There was a moment when I just sat staring at the scene in Chicago’s Union Park. It was on Sunday, the last day of the 2015 Pitchfork Music Festival. Caribou was playing on the main stage, the smell of marijuana was pungent, and I was enjoying a hot dog. There were people everywhere. Most crowded at the front of the stage for Caribou, some standing idly talking with their friends, and others, like myself, nodding along to the bassline of “Can’t Do Without You.” It was a moment of clarity that I experienced in a festival (my first) marked by a rush of emotional states which played out like a roller coaster through a grueling three day plunge. There was CHVRCHES’ maelstrom of synth, Freddie Gibbs putting Pitchfork on blast for previous line-ups, an actual maelstrom that shutdown the festival for all of 20 minutes, the dirge of listening to Panda Bear and the rowdiness of A$AP Ferg’s energetic dorkiness. Yet, throughout all of it, festival goers noticed a fair amount of community throughout the throngs of festival goers. We weren’t inundated with a slew of corporate sponsors, distractions and a disorienting amount of people. That community created an atmosphere in which we could enjoy the acts, no matter how close or far away we were from each respective stage. It was a community I was glad to be part of for three days.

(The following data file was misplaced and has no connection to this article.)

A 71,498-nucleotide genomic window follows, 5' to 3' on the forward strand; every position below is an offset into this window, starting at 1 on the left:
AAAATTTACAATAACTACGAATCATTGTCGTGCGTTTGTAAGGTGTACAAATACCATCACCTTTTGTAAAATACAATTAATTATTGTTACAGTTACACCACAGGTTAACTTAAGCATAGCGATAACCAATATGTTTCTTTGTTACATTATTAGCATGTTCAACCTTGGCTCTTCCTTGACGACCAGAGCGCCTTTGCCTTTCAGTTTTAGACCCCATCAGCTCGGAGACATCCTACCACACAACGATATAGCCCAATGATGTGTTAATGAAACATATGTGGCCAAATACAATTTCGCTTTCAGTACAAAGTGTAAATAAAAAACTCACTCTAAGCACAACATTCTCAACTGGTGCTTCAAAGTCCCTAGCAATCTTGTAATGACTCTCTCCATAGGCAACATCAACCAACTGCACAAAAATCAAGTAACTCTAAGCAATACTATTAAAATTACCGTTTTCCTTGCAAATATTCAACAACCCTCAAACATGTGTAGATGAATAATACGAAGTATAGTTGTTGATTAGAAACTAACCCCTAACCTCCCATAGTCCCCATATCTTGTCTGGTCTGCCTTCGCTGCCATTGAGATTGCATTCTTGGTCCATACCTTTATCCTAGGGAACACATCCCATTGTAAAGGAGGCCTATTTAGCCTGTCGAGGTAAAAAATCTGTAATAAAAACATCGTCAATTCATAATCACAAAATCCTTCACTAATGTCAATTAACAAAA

Last Saturday night, a couple of us trekked all of a mile down the road to a bar with a stage, paying $10 ($12.50 with service fees) to see three artists perform. One of those artists, one Natalie Prass, took the collective breath out of Snug Harbor in Charlotte, North Carolina, inspiring such admiration that we had to get on G-Chat and gab about it Monday afternoon. What follows is a transcript of that conversation, edited for grammar, clarity and unnecessary buffoonery.
R&B has been at an interesting crossroads in 2013, with many new acts incorporating gender-bending vocals, subject matter about an artist’s sexual orientation and experimentation in weird, dark soundscapes. It may seem like a rather odd time for R. Kelly to jump back in the swing of things and record another album to give to the masses. But evidence suggests that this is probably the most opportune. From sharing the stage at Coachella with Phoenix to releasing a flock of doves during the Pitchfork Music Festival, Kelly has been received by crowds with all the enthusiasm of people who act like they’ve been sexually repressed for decades. This has translated into the surprise success that Kelly’s collaboration with Lady Gaga on “Do What U Want” has seen in recent months. The world wants the directness of R. Kelly again, and R. Kelly is what they get with Black Panties, perversion and all.